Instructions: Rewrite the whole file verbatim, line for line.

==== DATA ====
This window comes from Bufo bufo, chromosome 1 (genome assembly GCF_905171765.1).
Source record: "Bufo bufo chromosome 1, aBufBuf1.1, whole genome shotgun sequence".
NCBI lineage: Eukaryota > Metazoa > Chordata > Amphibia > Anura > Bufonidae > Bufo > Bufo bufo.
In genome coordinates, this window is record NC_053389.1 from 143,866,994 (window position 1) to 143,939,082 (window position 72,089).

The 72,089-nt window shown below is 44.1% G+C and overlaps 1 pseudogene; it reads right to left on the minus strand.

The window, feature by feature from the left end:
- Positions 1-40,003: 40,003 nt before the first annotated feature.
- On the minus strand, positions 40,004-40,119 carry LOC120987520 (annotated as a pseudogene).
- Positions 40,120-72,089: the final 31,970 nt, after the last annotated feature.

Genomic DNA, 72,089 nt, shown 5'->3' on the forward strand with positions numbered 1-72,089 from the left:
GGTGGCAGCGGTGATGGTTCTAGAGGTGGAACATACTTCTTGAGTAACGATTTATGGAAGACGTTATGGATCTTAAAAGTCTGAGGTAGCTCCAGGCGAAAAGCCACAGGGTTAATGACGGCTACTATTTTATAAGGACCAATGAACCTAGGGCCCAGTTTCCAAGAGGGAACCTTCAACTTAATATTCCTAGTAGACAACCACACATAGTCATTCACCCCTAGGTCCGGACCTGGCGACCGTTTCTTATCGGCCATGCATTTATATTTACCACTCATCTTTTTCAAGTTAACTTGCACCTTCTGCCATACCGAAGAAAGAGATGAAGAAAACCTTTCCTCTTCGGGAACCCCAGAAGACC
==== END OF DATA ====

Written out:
This window comes from Bufo bufo, chromosome 1 (genome assembly GCF_905171765.1).
Source record: "Bufo bufo chromosome 1, aBufBuf1.1, whole genome shotgun sequence".
NCBI lineage: Eukaryota > Metazoa > Chordata > Amphibia > Anura > Bufonidae > Bufo > Bufo bufo.
In genome coordinates, this window is record NC_053389.1 from 143,866,994 (window position 1) to 143,939,082 (window position 72,089).

The 72,089-nt window shown below is 44.1% G+C and overlaps 1 pseudogene; it reads right to left on the minus strand.

The window, feature by feature from the left end:
- Positions 1-40,003: 40,003 nt before the first annotated feature.
- On the minus strand, positions 40,004-40,119 carry LOC120987520 (annotated as a pseudogene).
- Positions 40,120-72,089: the final 31,970 nt, after the last annotated feature.

Genomic DNA, 72,089 nt, shown 5'->3' on the forward strand with positions numbered 1-72,089 from the left:
GGTGGCAGCGGTGATGGTTCTAGAGGTGGAACATACTTCTTGAGTAACGATTTATGGAAGACGTTATGGATCTTAAAAGTCTGAGGTAGCTCCAGGCGAAAAGCCACAGGGTTAATGACGGCTACTATTTTATAAGGACCAATGAACCTAGGGCCCAGTTTCCAAGAGGGAACCTTCAACTTAATATTCCTAGTAGACAACCACACATAGTCATTCACCCCTAGGTCCGGACCTGGCGACCGTTTCTTATCGGCCATGCATTTATATTTACCACTCATCTTTTTCAAGTTAACTTGCACCTTCTGCCATACCGAAGAAAGAGATGAAGAAAACCTTTCCTCTTCGGGAACCCCAGAAGACC